Detroit Big 3 Must Embrace Global Warming Laws

This year, every monthly auto sales report has brought gloomy news for the Detroit Big 3. Unfortunately for the past two decades, the Detroit Big 3 CEOs have been living in a virtual “state of denial” regarding oil prices and global warming. 2008 has literally shattered their alternative reality, as SUV and pickups sales have plummeted, along with their profits. And yes, the Detroit Big 3 could have avoided their calamity if they had listened, not denied, their critics, including myself. But it’s not too late for Detroit’s auto industry but only if they have the foresight to embrace new global warming regulations.

Their situation was predictable. In fact just 3 years ago, I co-wrote a report called In the Tank: How Oil Prices Threaten Automakers’ Profits and Jobs that showed that Detroit Big 3 profits would take the brunt of higher oil prices, if they continued to be in state of denial. Perhaps equally predictable was the reaction of the Detroit Big 3 executives which was to dismiss our results as alarmist. I would like to be able to say that I had profound insight into the world oil markets and regulatory trends that was unavailable to the Big 3, but I didn’t. All the information I used was available to the Detroit Big 3 CEOs, if they chose to look for it and think critically about the world outside of their own industry’s echo chamber. 

In another blog, I will list the eerily accurate predictions we made in 2003. But most importantly at this point, the question is: Are the Detroit Big 3 on the right path to cope with the new reality of the marketplace and global warming regulations?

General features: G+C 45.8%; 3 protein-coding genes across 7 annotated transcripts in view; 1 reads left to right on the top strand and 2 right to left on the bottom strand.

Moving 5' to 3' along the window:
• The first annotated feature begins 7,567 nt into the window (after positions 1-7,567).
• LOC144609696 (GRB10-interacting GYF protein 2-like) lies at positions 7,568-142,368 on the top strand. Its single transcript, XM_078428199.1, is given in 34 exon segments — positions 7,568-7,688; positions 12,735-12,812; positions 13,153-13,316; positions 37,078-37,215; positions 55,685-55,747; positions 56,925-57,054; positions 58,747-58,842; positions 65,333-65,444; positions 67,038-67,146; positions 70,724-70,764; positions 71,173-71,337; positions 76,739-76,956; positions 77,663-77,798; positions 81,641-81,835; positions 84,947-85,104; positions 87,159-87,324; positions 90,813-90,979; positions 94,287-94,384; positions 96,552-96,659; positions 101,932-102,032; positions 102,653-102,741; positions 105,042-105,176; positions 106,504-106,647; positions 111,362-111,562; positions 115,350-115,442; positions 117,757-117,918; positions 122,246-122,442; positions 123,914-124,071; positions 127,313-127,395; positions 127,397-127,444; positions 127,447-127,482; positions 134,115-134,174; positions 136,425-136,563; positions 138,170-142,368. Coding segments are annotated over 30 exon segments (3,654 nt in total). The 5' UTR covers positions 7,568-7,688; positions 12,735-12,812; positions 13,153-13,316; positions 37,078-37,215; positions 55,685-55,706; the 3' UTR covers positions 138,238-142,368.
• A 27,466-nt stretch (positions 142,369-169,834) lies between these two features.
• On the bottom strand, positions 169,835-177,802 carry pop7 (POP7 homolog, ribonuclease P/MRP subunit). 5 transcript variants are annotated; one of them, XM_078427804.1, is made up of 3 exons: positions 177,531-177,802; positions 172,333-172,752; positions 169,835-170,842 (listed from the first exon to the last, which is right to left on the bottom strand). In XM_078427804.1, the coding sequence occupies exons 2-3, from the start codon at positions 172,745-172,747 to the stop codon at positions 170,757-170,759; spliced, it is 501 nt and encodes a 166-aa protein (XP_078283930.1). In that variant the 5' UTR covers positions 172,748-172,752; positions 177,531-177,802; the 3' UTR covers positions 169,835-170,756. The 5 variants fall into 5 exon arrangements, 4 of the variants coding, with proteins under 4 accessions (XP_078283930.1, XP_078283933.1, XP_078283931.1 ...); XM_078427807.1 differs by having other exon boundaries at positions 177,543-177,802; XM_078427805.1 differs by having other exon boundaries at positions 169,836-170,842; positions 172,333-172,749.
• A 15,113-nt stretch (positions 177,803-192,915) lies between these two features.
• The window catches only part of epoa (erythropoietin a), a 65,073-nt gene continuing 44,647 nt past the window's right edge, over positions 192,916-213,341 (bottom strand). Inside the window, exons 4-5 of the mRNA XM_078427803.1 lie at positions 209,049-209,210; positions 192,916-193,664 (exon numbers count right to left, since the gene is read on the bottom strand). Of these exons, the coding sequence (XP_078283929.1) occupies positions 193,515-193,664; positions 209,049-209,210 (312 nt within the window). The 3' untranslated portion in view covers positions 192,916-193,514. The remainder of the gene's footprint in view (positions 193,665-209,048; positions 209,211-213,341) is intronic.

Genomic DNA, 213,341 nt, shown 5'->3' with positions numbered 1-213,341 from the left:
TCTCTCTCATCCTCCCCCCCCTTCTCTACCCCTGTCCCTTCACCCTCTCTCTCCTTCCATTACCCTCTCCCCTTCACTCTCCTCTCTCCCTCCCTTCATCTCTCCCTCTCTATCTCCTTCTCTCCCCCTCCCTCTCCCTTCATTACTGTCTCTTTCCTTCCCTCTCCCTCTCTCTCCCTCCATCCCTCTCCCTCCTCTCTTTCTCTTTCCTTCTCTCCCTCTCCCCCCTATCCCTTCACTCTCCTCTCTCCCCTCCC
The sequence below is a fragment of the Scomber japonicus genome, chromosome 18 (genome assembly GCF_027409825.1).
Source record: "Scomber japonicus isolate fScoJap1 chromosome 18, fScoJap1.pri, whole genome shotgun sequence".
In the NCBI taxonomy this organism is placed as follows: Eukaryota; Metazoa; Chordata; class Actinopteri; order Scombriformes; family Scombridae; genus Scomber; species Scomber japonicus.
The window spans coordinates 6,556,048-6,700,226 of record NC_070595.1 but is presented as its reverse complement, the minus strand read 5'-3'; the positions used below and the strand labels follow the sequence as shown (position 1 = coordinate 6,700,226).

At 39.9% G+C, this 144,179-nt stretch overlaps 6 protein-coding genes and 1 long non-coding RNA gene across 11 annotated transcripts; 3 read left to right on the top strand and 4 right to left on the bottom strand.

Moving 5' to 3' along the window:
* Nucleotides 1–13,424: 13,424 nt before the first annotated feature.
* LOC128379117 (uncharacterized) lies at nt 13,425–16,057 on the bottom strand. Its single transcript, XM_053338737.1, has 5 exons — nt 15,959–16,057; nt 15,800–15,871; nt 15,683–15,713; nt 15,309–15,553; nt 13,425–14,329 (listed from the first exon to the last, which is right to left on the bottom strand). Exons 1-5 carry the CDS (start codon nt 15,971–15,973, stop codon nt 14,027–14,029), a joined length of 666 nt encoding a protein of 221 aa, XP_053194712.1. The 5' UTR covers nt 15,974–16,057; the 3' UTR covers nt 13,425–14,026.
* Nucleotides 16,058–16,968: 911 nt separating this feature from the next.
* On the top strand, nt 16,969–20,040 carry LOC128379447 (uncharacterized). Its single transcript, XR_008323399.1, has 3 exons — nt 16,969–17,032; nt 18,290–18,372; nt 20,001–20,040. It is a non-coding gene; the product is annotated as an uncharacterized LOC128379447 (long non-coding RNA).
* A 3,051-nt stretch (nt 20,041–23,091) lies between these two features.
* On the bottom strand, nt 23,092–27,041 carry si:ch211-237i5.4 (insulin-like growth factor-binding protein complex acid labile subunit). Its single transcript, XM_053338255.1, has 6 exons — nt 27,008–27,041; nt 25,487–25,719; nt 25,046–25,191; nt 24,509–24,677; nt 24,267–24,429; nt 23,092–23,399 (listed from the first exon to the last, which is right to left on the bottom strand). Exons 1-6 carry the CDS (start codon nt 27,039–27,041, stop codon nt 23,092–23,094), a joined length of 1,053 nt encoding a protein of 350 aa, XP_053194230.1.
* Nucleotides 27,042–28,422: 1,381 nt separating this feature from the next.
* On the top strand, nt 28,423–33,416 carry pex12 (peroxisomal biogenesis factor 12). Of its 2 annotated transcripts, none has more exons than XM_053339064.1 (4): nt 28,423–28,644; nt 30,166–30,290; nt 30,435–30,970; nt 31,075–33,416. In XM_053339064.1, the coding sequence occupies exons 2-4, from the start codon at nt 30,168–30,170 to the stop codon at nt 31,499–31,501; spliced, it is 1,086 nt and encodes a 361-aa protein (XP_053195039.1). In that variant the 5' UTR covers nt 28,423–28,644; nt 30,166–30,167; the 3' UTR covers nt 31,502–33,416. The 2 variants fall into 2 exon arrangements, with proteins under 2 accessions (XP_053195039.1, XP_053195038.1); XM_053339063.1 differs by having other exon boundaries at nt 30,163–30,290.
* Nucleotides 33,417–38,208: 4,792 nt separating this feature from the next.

Rich Wagoner’s triage plan for saving GM does not go far enough because Detroit’s problems run deeper than simple band-aid fix. CEOs for Detroit’s Big 3 must embrace, not fight, new global warming legislation at the federal level and auto global warming pollution standards at the state level.  CEOs must reframe their perspective from viewing regulations as a threat to see what the truly are, an opportunity. Here’s specifically what they must do:

  • First and foremost, Detroit needs to drop its opposition to the California Pavley CO2 tailpipe standards. With both presidential candidates supporting the waiver, it’s clear, Detroit will lose. Every day Detroit spends fighting the standards -- in Illinois, in the courts, in Congress, and with the next presidential administration -- is a precious day their product planners and engineers lose in making plans on how to comply with new standards. To state what is painfully clear today: Detroit’s strategy of fighting higher federal fuel economy standards and state CO2 standard has badly backfired and lulled them into their predicament over the last decade of building Hummers when its hybrids that matter.
  • Second, Detroit must become leaders and champions -- yes, champions -- of new federal global warming legislation, especially the Climate Security Act and similar bills. The Climate Security Act is the only possible stable, long-term source of funding to retool auto factories. It would provide $68 billion dollars over the next four decades for Detroit to retool its factories to build hybrids, clean diesels and fuel cell cars. Detroit will not find a better deal in any other bill.

Retooling incentives along with clear, long-term performance targets for their industry will allow Detroit to do what it should have been doing over the past two decades: planning for, investing in, and building products that recognize the real world, and not based on a state of denial.